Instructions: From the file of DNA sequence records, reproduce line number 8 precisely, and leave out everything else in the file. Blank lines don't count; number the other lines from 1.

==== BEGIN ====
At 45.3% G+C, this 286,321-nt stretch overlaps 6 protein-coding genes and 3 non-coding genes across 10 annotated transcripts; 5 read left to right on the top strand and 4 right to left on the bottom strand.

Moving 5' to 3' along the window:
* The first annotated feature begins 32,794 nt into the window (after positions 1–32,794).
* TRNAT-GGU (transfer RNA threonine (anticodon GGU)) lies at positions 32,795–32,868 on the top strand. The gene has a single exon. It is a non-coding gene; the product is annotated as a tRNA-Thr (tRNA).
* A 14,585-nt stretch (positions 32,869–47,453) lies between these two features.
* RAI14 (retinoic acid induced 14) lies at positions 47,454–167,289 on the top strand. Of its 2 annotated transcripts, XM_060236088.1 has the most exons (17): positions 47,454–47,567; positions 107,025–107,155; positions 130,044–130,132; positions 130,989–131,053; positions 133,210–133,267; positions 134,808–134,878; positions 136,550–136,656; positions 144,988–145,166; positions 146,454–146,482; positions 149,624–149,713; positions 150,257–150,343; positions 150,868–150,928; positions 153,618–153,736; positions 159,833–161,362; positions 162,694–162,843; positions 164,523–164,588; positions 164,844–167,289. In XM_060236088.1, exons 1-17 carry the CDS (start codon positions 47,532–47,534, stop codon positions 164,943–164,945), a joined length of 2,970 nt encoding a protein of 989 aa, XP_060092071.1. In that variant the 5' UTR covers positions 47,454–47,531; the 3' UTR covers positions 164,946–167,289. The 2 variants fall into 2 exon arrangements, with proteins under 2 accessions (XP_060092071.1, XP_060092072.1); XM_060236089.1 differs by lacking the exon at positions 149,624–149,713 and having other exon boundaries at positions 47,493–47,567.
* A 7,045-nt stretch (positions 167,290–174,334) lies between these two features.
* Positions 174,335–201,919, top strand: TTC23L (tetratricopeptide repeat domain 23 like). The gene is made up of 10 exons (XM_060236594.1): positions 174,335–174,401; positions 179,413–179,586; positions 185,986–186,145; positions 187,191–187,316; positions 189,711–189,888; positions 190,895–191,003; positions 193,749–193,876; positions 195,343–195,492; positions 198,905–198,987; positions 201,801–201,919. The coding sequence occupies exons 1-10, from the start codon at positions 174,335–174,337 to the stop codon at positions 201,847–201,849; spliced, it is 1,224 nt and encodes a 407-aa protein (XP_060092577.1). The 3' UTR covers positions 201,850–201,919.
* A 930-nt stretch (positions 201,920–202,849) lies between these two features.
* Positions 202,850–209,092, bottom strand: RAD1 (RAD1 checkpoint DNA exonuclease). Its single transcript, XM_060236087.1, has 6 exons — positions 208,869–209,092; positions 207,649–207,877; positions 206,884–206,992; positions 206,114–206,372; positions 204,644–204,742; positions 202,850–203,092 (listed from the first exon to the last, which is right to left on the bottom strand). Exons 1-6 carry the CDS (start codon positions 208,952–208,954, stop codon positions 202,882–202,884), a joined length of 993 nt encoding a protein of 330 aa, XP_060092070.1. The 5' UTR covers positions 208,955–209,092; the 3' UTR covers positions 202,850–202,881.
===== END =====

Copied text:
* Positions 174,335–201,919, top strand: TTC23L (tetratricopeptide repeat domain 23 like). The gene is made up of 10 exons (XM_060236594.1): positions 174,335–174,401; positions 179,413–179,586; positions 185,986–186,145; positions 187,191–187,316; positions 189,711–189,888; positions 190,895–191,003; positions 193,749–193,876; positions 195,343–195,492; positions 198,905–198,987; positions 201,801–201,919. The coding sequence occupies exons 1-10, from the start codon at positions 174,335–174,337 to the stop codon at positions 201,847–201,849; spliced, it is 1,224 nt and encodes a 407-aa protein (XP_060092577.1). The 3' UTR covers positions 201,850–201,919.